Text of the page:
Release of Long-Awaited Budget Report Confirms Impending Cuts Could Close National Parks & Impact Local Economies Nationwide

 
PRESS RELEASE
  FOR IMMEDIATE RELEASE
Date:   September 14, 2012
Contact:   John Garder, Budget and Appropriations Legislative Representative, National Parks Conservation Association, 202-329-7028, jgarder@npca.org
Shannon Andrea, Director of Media Relations, National Parks Conservation Association, 202-365-5912, sandrea@npca.org


Release of Long-Awaited Budget Report Confirms Impending Cuts Could Close National Parks & Impact Local Economies Nationwide

Washington, D.C.—A report released today by the Obama administration with details of across-the-board cuts to federal budgets scheduled for January confirms there would be a sizeable cut that would deeply damage the National Park System.   Released by the Office of Management and Budget, the report shows that an 8.2% cut to National Park Service accounts would lead to the loss of $218 million next year, which would devastate national park budgets and harm local economies nationwide.

“Make no mistake that if Congress fails to prevent this cut, national parks and local communities who depend on their business will suffer,” said Tom Kiernan, president of the National Parks Conservation Association (NPCA). “We are deeply concerned that this cut could lead to the closure of more than a hundred parks.”

NPCA says America’s national parks already suffer from an annual operations shortfall of $500 to $600 million, which means there are insufficient rangers and other staff to care for our national treasures and serve visitors. Park budgets have already been slashed over the last two years, and as Congress debates how to address the deficit, the report out today clearly indicates that our national heritage is at risk in the near future.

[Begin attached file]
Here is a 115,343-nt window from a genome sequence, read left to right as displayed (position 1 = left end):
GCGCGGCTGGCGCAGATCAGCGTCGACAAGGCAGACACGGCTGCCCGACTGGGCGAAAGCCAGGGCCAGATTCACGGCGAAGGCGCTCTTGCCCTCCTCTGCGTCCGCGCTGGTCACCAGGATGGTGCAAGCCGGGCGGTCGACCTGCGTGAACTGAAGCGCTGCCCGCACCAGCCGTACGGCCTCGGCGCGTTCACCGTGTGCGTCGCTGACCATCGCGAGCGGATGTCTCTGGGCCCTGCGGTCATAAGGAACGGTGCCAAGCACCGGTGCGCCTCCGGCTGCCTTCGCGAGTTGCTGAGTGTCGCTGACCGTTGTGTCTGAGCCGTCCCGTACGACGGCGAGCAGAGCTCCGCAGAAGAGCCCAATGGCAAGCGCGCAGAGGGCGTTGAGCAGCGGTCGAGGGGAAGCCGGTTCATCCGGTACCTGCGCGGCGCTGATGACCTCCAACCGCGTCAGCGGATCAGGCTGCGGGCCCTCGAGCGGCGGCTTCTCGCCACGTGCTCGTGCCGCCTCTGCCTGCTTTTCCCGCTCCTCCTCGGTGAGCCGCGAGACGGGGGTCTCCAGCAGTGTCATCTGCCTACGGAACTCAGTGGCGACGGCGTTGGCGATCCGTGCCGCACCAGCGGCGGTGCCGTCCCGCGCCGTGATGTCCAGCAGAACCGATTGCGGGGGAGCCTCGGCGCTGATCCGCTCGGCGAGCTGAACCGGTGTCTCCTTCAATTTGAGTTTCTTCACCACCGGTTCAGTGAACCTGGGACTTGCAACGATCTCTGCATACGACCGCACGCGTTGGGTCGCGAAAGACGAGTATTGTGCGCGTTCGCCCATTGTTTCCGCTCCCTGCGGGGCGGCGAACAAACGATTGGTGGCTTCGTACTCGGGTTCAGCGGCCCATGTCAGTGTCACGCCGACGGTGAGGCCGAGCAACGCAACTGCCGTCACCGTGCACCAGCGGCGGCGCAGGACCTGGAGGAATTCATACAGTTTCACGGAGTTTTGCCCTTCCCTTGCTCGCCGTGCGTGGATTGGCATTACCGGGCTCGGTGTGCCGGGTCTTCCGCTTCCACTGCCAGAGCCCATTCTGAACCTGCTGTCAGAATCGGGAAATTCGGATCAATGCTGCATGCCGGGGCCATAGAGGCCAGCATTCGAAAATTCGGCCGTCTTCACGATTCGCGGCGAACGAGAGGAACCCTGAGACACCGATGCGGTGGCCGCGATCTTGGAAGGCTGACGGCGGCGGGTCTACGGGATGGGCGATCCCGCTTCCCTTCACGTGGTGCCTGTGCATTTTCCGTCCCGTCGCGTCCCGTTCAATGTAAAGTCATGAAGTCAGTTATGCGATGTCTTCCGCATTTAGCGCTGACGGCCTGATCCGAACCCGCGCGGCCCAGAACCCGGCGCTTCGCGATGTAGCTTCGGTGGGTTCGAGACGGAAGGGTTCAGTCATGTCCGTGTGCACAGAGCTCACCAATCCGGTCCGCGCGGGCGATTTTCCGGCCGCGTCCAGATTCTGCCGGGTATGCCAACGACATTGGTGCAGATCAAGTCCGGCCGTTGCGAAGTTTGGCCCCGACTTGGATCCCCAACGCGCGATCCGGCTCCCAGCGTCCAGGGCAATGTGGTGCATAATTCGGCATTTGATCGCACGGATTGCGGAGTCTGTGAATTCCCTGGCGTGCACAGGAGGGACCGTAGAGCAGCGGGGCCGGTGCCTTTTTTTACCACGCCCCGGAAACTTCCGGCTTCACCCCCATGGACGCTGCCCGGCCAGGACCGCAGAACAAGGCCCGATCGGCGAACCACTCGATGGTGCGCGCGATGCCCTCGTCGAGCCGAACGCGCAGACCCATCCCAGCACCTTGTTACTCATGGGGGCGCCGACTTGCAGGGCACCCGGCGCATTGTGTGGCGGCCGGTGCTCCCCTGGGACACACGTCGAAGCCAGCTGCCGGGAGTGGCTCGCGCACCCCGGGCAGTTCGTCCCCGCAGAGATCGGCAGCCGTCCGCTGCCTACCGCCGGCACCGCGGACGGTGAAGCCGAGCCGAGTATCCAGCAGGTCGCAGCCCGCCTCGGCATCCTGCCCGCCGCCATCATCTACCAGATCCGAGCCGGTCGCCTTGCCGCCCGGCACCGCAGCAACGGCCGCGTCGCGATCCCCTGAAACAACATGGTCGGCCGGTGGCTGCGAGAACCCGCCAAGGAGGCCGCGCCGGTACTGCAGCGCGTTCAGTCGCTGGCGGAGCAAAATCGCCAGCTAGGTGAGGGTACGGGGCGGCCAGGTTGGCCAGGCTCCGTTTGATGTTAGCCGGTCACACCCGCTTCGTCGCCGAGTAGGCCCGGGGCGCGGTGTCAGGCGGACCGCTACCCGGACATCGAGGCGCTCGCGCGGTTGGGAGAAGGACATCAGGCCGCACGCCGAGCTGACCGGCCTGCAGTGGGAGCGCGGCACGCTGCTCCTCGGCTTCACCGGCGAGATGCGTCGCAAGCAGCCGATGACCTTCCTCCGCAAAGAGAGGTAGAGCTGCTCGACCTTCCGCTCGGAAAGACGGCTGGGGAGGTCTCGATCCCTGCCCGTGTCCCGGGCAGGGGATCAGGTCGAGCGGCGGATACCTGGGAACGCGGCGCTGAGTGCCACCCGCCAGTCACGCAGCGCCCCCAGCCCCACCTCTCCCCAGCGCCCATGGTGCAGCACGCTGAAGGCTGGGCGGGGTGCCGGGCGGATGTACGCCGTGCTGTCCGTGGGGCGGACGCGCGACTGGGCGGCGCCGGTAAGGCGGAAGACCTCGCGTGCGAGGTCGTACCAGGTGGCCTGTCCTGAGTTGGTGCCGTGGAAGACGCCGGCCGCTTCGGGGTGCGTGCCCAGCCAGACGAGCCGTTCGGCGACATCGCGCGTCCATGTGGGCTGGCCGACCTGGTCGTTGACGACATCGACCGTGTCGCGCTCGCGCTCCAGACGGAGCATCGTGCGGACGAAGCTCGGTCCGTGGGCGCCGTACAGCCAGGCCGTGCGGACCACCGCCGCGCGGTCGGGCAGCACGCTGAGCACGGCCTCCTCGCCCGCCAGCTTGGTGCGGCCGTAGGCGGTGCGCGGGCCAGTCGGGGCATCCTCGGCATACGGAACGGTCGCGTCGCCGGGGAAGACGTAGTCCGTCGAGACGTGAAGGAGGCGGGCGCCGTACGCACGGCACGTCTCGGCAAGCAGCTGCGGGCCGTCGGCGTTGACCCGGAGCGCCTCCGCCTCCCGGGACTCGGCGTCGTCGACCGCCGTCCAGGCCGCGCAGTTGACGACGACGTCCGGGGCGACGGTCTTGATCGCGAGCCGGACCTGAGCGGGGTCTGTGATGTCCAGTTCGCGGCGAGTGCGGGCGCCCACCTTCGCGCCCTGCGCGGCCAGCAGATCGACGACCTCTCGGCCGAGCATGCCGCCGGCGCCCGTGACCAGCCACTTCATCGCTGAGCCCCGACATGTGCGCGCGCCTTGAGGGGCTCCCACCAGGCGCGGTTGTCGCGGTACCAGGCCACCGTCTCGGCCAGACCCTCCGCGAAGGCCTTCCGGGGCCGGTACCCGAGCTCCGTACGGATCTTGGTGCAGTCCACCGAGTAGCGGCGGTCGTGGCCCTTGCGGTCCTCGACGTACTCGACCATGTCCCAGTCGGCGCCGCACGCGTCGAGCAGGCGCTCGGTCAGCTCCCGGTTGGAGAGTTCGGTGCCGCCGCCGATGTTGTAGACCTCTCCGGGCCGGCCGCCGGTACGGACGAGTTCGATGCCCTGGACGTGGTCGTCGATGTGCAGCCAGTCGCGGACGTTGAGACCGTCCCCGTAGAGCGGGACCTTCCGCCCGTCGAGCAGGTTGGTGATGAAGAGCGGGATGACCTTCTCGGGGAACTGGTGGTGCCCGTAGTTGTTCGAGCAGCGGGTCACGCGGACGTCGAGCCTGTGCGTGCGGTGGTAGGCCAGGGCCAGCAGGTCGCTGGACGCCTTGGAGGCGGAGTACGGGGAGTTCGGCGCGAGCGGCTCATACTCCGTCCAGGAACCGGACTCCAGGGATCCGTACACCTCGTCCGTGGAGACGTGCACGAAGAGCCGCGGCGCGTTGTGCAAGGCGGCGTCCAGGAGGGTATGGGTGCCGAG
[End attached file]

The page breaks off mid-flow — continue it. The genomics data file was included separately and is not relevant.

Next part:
NPCA’s analysis indicates that the cut of $183 million to the operation of national parks would very likely lead to the furloughing—or indefinite closure—of national parks. A cut of this magnitude would also likely lead to the loss of many park rangers, particularly during the busy visiting season.   “Not only would the National Park Service have fewer rangers to educate visitors, plan visits, and respond to emergencies, but parks would not have the funding they need to adequately maintain hiking trails, protect wildlife, preserve historic buildings, or keep visitor centers and campgrounds open for visitors to enjoy,” said Kiernan.

According to Forbes magazine, national parks are a top tourist draw. The park service budget is also a very small part of the federal budget--as little as 1/14th of one percent. National parks support $31 billion in private-sector spending and 258,000 jobs each year.  And even in these challenging fiscal times, new poll results indicate that 92 percent of likely voters think that federal spending on national parks should be increased or kept the same. 

“Our national parks are at a crossroads. Making the right choice to invest in national parks will not only protect our national park legacy, but benefit local economies and communities nationwide,” said Kiernan.

As the National Park System approaches its centennial in 2016, and with the upcoming November election, NPCA says our national parks are at a turning point. This milestone offers a unique opportunity for our next President and Congress to leave their imprint by advancing the national park idea for the century to come, and enhancing its relevance to a new generation.

To view a new infographic about park funding challenges, visit:
http://my.npca.org/site/PageNavigator/infographic.html

To view the November 2011 comprehensive NPCA report on national park funding and the projected impact of the sequester, visit: http://www.npca.org/news/reports/made-in-america.html


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